There have been recent discussions in the lay media about a growing trend of litigation cases focused not on the “right to live,” but rather on the “right to die.” These cases have involved patients who received aggressive treatment, despite having documentation of their wishes not to receive such aggressive treatment. Although unsettling, it is not surprising that this issue has arisen, given the national conversations about the exorbitant cost ...

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I sometimes joke that hospitalists are the medicine version of the mullet haircut; you know, all business in “the front” (i.e., the patient care area) and all party in “the back” (i.e., the work room). In “the back,” the usual scenario is to complain and moan about our frequent flyers, our drug seekers, our many unsaveable patients, the incredible situations (“He put a nail where?"), with good-natured but somewhat bitter ...

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STAT_LogoA good relationship between a patient and his or her physician is the cornerstone of superb medical care. That relationship is important when you know the doctor well. It may be even more important when you don’t, say when you are in the hospital.

Growing competition for new customers is inspiring American hospitals to focus on providing ...

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Recently, the online version of JAMA published an original investigation entitled "Patient Mortality During Unannounced Accreditation Surveys at US Hospitals." The purpose of this investigation was to determine the effect of heightened vigilance during unannounced accreditation surveys on safety and quality of inpatient care. The authors found that there was a significant reduction in mortality in patients admitted during the week of surveys by The Joint Commission. The change was ...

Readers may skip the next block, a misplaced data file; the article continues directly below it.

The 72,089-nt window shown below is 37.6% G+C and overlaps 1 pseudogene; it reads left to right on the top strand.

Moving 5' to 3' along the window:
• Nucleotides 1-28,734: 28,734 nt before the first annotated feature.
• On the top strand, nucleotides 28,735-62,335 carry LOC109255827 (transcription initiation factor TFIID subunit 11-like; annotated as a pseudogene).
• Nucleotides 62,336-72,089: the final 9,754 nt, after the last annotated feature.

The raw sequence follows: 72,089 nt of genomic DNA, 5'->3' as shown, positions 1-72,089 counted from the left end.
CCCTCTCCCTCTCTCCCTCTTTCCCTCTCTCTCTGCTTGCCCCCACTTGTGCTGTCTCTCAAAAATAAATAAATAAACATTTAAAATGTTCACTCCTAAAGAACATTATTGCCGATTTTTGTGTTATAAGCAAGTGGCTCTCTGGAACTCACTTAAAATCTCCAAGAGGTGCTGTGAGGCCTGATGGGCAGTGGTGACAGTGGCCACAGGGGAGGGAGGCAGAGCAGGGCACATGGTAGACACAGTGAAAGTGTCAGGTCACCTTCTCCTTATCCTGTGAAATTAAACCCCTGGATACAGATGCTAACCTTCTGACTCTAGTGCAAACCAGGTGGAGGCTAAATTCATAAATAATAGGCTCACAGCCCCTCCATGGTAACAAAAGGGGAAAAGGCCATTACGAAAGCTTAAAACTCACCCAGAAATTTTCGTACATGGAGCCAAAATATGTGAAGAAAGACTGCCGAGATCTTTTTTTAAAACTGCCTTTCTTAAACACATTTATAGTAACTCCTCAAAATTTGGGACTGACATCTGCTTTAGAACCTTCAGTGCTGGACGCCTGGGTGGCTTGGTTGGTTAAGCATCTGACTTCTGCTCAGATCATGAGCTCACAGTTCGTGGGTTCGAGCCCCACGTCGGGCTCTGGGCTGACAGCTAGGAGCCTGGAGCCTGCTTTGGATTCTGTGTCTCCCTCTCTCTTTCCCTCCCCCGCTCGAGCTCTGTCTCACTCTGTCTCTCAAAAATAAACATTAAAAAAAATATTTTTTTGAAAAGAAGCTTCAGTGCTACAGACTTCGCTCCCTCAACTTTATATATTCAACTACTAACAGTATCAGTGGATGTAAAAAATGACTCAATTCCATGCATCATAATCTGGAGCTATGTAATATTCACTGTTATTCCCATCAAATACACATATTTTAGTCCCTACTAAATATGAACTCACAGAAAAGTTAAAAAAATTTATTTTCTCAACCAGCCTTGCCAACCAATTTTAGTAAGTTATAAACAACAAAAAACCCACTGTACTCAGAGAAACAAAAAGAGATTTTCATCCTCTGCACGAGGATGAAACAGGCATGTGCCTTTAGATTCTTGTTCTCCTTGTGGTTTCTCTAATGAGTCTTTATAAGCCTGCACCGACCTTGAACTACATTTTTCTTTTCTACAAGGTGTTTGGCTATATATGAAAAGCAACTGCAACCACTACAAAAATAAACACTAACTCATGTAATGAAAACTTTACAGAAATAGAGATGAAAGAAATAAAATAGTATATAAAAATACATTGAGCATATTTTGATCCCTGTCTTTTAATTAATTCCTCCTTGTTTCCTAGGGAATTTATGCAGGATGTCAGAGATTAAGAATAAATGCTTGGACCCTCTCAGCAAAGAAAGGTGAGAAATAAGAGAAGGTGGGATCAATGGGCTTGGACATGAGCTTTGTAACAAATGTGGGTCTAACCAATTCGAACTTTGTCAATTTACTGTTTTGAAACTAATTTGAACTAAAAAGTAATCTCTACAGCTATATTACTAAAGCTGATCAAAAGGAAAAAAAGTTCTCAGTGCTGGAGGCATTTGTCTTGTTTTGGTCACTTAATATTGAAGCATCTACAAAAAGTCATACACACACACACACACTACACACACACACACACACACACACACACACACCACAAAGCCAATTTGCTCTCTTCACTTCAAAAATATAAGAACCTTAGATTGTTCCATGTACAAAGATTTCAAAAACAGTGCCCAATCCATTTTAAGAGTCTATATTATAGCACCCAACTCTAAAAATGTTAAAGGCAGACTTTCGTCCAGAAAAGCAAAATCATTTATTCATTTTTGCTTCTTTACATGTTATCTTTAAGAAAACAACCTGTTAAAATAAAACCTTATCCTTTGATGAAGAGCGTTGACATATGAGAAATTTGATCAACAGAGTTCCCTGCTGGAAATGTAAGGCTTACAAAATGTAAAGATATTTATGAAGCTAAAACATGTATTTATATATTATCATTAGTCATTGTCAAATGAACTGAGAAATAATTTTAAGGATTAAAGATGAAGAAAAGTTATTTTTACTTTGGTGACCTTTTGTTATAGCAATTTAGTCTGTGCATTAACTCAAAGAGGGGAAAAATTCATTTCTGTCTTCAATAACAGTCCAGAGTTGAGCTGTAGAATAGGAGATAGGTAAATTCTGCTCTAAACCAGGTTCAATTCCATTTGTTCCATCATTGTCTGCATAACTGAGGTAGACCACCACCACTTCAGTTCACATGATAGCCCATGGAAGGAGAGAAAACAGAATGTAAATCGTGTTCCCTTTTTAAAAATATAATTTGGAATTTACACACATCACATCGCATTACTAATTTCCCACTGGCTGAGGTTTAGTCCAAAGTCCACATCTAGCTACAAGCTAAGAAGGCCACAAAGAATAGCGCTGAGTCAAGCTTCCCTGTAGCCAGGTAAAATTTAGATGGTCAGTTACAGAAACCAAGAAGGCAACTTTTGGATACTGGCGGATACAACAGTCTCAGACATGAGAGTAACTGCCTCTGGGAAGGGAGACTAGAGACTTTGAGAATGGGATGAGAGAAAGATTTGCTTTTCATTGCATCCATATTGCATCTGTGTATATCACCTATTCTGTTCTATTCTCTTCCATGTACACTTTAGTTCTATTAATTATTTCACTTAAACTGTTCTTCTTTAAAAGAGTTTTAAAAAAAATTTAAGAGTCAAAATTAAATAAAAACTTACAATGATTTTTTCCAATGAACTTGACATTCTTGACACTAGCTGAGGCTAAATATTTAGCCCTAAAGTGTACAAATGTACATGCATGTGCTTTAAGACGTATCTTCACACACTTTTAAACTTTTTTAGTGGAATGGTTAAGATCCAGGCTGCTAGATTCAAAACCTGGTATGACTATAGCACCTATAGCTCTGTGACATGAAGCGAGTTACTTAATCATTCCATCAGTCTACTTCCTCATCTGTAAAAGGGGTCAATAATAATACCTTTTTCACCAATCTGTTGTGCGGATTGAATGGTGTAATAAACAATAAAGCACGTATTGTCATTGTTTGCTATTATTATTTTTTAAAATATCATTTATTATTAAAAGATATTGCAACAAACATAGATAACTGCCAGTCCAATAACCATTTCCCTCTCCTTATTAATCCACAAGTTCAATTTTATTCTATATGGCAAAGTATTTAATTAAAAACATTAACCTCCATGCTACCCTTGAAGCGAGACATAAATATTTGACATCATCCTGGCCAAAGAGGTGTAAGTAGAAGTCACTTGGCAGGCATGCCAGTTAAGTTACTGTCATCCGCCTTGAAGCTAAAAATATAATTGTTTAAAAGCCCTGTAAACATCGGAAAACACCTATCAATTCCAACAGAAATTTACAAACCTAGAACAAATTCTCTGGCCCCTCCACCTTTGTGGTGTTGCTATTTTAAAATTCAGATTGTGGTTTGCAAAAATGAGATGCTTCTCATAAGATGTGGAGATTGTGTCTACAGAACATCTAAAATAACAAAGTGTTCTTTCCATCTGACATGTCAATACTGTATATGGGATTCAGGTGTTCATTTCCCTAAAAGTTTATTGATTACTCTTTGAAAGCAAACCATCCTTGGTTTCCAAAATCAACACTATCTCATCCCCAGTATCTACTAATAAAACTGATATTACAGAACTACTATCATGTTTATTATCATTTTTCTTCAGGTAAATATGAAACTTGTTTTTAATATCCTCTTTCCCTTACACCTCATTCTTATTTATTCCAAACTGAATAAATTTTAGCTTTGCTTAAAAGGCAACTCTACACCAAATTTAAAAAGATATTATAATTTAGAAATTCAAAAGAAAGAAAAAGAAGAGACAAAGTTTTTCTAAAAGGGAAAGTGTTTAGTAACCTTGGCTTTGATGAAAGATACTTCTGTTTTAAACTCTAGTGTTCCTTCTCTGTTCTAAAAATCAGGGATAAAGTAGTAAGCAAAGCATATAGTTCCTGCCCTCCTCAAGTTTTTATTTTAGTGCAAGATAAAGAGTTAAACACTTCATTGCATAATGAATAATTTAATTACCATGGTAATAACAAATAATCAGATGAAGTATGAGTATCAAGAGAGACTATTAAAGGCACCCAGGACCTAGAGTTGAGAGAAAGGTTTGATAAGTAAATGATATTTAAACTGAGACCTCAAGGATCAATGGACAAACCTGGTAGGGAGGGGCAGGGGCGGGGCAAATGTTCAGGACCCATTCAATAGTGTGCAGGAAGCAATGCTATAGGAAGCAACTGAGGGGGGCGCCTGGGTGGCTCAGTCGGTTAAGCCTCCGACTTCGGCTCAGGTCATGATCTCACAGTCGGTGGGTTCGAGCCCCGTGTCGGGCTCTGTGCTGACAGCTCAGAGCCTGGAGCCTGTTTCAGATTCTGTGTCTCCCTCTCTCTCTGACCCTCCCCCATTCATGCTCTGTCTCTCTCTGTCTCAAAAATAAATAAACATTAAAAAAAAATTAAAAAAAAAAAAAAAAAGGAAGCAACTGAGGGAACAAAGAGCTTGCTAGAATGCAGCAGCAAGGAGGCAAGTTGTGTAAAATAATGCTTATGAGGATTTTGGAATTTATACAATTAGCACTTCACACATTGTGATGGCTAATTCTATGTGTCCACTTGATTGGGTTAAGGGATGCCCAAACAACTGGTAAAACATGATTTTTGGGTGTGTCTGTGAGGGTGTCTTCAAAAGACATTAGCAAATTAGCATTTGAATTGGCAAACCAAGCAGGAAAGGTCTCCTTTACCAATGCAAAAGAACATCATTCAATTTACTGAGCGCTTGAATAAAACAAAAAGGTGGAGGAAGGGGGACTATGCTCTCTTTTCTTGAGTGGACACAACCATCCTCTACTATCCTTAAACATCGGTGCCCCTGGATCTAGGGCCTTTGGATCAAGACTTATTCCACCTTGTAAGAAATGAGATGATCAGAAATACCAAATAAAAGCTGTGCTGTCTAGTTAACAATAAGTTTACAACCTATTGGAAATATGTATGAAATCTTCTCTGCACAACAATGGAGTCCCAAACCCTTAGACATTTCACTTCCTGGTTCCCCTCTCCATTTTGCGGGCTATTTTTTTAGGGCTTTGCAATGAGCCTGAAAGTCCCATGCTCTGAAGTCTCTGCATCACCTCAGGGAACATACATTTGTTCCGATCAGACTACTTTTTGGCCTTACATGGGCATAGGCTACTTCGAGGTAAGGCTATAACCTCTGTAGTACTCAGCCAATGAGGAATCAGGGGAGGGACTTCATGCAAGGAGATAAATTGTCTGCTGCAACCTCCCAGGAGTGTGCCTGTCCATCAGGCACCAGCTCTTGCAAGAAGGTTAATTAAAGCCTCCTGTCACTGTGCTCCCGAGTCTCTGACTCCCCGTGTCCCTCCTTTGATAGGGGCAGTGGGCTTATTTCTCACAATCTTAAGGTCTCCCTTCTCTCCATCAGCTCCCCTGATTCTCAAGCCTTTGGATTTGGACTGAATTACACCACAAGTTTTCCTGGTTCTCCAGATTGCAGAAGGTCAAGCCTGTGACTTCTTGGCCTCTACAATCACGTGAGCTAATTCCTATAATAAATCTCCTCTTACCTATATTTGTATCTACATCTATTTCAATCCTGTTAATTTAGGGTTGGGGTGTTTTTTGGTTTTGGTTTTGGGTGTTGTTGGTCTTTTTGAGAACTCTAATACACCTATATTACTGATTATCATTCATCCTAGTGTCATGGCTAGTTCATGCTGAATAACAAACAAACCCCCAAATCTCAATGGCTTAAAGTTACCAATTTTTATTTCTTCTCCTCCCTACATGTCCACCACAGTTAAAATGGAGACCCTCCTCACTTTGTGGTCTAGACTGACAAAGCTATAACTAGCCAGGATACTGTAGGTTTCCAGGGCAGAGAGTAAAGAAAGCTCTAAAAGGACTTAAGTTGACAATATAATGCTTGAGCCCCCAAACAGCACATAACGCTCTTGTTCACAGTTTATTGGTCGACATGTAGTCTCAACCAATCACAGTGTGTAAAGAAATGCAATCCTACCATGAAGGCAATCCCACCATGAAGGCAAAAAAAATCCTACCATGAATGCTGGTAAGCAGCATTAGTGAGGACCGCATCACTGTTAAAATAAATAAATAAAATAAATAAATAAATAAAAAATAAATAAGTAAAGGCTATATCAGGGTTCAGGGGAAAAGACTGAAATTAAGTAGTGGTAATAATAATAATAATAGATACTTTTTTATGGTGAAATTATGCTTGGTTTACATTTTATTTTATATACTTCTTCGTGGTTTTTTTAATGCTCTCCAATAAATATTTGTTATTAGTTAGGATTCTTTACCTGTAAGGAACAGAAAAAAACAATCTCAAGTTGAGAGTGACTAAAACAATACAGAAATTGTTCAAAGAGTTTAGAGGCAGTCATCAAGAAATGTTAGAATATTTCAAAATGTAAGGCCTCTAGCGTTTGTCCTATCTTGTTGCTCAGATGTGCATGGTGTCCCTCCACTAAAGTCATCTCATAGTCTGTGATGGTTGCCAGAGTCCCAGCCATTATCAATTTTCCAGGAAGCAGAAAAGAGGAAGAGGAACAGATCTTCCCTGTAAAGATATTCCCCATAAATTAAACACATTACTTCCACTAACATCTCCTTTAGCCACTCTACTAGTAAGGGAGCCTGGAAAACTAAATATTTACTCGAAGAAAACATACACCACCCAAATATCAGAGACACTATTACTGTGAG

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I am working hospitalist right now. On Friday, a man in his 80s was admitted with difficulty breathing. He had a complicated history, including a heart attack at age 35 with all the subsequent sequela of heart disease. He had an abnormal heart rhythm and was taking a blood thinner for stroke prevention. In addition, he had scarring of his lungs (cause unknown). He was transferred to us from another hospital. ...

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Recently, I wrote a letter to hospital executives, urging them to deliberately invest their own personal time and effort in fostering hospitalist well-being. I suggested several actions that leaders can take to enhance hospitalist job satisfaction and reduce the risk of burnout and turnover. Following the publication of that post, I heard from several hospital executives and was pleasantly surprised that they all responded positively to ...

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Sometimes it feels like the great unspoken secret between doctors and nurses. The words that we dare not utter to patients and families. Perhaps it is our hope that we're wrong. Perhaps, we dread providing unwanted news. Perhaps, we don't want to face reality or extinguish our patients' hope. As a daughter, I felt that sense of sadness and dread, waiting to hear the news that would not be told. It was September ...

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Startled out of sleep, I reflexively reach for my beeping pager. For a split second, I lie poised between wakefulness and terror in the pitch-dark resident call room, not sure where I am or what happened. I resolve to sleep with the lights on from now on. I dial the call-back number. "Pod A," a caffeinated voice chirps. It's Candice, one of the nurses. "Hi. Amy here, returning a page," I murmur. "Oh hi, ...

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Dear hospital executive, If you are like many of the hospital leaders with whom I regularly talk, you’re probably concerned that your hospitalist program isn’t delivering the value you need in this metrics-driven and cost-constrained environment. You may see your hospitalists as disengaged free agents who either don’t know or care too little about contributing to the success of your organization beyond seeing the patients on their list. They may repeatedly ...

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About three years ago, our hospital was abuzz about patient satisfaction. Our HCAHPS scores were lower than expected, and there was a push by the administration to improve them. As a hospitalist, I wondered to myself, what could I possibly do to improve them?  I already believed I was doing a very good job communicating effectively with patients. Many years ago, I developed the habit at the end of each encounter ...